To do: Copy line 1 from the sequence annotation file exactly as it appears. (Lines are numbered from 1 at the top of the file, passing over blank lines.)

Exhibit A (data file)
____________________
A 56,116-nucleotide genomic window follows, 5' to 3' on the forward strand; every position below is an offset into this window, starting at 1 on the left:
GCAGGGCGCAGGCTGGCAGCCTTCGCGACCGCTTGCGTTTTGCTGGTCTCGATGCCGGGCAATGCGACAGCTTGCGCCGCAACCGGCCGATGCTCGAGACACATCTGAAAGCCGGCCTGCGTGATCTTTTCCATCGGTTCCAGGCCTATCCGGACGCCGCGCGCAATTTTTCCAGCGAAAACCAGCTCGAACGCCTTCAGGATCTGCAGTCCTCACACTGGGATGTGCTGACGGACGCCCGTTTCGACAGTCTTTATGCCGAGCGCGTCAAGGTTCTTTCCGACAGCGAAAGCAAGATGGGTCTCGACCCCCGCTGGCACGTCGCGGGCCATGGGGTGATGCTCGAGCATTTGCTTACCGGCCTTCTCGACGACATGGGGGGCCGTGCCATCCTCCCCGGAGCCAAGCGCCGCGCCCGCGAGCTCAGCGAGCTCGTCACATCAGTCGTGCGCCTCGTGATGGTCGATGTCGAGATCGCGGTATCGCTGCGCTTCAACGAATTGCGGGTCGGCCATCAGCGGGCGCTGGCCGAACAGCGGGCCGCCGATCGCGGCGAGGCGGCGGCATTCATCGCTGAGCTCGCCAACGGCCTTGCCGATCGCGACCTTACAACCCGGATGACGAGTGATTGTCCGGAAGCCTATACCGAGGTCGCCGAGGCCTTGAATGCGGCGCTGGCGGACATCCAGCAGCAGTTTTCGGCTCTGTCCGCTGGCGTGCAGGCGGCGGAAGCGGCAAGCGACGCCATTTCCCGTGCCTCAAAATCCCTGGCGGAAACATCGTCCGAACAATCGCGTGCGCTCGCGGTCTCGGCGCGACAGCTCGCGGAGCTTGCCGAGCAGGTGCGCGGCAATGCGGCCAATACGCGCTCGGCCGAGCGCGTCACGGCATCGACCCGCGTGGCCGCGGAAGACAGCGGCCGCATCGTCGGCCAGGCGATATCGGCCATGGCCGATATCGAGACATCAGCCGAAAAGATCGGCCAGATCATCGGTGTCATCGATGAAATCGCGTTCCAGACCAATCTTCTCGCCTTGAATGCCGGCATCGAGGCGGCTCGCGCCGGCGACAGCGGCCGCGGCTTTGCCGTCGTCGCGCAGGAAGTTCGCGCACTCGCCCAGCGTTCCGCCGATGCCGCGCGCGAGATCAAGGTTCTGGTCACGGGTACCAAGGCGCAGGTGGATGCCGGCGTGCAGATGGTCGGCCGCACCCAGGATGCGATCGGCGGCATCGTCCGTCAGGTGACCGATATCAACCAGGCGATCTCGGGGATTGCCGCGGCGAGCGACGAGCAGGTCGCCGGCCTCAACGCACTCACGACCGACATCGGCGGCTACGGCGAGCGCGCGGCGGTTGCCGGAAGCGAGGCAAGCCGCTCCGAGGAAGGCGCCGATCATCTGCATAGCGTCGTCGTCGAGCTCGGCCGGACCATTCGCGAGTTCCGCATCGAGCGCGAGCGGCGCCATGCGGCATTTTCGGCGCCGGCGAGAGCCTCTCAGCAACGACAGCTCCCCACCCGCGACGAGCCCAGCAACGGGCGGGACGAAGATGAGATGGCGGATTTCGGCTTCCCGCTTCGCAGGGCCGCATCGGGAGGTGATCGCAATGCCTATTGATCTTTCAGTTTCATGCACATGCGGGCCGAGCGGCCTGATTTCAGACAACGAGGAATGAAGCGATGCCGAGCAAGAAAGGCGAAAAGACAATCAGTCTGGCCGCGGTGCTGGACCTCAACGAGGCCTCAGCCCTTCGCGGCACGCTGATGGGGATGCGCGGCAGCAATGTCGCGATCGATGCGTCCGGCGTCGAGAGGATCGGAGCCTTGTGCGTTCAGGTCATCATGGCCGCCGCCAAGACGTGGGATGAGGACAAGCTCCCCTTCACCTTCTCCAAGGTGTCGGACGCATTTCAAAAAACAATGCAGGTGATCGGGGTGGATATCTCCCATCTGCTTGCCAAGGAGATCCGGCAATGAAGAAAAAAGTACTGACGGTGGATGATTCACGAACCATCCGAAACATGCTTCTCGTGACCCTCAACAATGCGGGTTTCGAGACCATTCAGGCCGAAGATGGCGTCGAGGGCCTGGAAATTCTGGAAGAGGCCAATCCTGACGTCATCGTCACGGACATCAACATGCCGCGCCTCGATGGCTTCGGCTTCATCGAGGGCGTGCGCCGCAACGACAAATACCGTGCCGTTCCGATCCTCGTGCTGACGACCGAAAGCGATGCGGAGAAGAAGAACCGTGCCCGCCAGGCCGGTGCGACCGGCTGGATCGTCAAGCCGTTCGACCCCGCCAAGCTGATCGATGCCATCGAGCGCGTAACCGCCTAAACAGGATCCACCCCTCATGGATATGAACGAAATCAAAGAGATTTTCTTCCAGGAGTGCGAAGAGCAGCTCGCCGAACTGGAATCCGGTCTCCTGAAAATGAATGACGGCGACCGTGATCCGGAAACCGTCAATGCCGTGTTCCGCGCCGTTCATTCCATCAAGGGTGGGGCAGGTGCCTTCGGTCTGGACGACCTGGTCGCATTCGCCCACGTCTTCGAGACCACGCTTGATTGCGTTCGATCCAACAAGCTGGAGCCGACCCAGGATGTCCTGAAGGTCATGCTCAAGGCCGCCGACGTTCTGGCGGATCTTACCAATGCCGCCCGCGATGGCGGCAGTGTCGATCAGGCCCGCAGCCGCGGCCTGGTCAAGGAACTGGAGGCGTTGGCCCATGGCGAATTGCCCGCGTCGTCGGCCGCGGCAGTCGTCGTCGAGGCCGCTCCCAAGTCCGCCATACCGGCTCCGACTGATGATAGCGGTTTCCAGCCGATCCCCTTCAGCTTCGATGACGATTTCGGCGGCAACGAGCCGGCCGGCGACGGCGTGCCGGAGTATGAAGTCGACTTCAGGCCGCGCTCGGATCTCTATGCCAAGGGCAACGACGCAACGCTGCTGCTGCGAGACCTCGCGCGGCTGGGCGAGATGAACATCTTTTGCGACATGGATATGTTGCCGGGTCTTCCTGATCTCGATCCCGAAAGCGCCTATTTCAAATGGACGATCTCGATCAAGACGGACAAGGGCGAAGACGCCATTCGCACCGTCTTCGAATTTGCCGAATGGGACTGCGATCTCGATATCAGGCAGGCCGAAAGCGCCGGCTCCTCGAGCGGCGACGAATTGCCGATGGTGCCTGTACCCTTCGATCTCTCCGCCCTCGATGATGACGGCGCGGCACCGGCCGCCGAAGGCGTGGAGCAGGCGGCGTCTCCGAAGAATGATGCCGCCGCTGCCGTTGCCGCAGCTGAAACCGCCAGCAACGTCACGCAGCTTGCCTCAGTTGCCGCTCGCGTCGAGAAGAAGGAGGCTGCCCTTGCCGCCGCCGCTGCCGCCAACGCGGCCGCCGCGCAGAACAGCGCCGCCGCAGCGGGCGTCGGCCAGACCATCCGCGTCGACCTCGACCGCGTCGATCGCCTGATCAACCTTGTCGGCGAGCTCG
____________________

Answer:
A 56,116-nucleotide genomic window follows, 5' to 3' on the forward strand; every position below is an offset into this window, starting at 1 on the left: